What should people associate with LIB in ten years?

That we are a worldwide operating biodiversity hub with a rich and visible collection. With a leading expertise in documenting and analysing the biodiversity. That´s what I wish for. The collections in general are the biggest strength of the LIB. Especially the beetle collection of course, because it is closed to my profession. I think we as house have a great potential to make it more visible for the public in the future with the upcoming new museum.

What are you working on right now?

I have different projects right now, on which the joining point are beetles of course. And I mean my specific kind of beetles, because nobody is really able to work on all 400.000 species, which we assume are out there in total. Probably that is only one third of all biodiversity in beetles. In general, we are interested in their relationships and their evolution. I am also working as taxonomist and systematist and I focussing on the tropical region, which is poorly known so far. Therefore, we try to lay a foundation the future research to close the huge gap in what we know for sure and what is just assumed now. I try to work with local scientist for example in Brazil and form cooperative projects to study the tropic biodiversity. I also have two students working in protected areas here in Hamburg to monitor the different species living around us. Recently we started a project related to forensic entomology, because my beetles can help to solves crimes as well.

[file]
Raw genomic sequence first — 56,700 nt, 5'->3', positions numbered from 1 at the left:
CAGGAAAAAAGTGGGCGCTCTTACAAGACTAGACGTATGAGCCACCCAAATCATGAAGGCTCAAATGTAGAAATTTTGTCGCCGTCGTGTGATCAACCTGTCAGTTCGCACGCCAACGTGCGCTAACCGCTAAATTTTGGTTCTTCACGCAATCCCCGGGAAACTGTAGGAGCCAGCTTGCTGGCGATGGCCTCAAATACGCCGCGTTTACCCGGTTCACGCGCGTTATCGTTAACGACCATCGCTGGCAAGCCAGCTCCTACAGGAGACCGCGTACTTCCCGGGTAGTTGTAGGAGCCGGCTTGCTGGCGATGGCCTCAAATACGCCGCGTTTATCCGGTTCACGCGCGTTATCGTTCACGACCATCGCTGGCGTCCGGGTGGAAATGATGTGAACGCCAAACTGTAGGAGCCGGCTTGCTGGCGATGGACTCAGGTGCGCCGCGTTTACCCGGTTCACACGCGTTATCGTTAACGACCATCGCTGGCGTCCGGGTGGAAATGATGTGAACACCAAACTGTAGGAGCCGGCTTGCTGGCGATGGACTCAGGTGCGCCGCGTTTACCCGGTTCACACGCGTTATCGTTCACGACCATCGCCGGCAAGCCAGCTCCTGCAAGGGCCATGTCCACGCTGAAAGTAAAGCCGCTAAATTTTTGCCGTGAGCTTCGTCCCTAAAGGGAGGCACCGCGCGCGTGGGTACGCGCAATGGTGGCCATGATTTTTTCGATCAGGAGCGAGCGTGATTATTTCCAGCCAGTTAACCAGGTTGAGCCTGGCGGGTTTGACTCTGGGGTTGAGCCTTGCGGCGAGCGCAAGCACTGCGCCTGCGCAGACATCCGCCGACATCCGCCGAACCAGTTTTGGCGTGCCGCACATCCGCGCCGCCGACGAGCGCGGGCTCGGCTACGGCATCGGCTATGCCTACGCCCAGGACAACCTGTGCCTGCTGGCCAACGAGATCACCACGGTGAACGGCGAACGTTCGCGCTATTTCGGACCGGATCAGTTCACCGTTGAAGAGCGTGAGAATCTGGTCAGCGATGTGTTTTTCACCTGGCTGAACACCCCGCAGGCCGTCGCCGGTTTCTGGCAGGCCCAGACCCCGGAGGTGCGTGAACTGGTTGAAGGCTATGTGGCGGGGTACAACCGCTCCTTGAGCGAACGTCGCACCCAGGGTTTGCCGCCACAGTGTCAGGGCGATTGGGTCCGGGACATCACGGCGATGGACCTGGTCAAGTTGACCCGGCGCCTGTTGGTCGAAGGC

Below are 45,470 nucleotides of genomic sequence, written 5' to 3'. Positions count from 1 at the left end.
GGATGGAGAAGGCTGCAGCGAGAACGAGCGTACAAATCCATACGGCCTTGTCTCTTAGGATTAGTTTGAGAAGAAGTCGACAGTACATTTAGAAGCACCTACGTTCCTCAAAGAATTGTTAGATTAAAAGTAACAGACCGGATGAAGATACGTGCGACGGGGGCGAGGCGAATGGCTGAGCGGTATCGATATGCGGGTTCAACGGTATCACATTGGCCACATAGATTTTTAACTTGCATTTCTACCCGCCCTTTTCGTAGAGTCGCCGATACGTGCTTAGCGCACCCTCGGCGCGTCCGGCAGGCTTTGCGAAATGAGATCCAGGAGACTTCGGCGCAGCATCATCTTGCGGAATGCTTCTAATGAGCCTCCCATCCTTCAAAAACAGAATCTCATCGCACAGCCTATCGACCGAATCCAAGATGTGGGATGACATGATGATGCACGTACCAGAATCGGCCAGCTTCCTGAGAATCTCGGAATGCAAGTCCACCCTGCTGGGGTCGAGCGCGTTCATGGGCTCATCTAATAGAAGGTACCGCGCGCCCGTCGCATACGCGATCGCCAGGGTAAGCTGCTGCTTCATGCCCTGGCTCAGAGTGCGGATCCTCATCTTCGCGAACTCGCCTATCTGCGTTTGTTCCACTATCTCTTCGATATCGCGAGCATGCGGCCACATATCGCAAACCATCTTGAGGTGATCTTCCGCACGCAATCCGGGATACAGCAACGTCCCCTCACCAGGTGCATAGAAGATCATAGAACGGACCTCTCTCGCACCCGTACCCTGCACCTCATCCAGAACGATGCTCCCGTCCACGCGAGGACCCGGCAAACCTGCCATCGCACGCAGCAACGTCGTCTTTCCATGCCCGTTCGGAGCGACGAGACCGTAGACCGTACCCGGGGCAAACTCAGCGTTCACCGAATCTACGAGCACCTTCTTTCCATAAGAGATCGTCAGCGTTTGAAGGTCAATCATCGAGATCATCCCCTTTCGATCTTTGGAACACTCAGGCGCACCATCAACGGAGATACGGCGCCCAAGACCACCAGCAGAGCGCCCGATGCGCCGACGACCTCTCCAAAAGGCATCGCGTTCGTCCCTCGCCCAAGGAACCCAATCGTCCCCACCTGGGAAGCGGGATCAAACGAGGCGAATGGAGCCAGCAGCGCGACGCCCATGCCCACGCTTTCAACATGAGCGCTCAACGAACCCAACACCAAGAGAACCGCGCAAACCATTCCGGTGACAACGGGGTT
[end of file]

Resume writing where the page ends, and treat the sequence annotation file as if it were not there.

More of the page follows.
What do you think is the biggest challenge to overcome for a better environmental protection?

We know already our surrounding biodiversity quiet well in some parts of the world, but – as I said before – we are lacking knowledge about certain groups in subtropical and tropical areas. And we can just protect, what we know. We are constantly loosing animal and plant species, but do not even know what we are losing. Therefore, we need to work hard, to get to know all the species around the world for a better protection.

 

Dr. Dagmara Żyła did her PhD at the University of Silesia in Poland and defended in 2013. She then worked as a research assistant at the Upper Silesian Museum, also in Poland, before moving as a postdoc to the Natural History Museum of Denmark in Copenhagen in 2015. From 2018 to 2020, Dagmara was a Marie Skłodowska-Curie Fellow doing her research at Iowa State University in the USA and the University of Gdańsk in Poland. Later on, she moved to the Museum and Institute of Zoology in Warsaw as a PI of her project funded by the National Science Centre. Finally, in 2021, Dagmara moved to the LIB at the Museum of Nature Hamburg.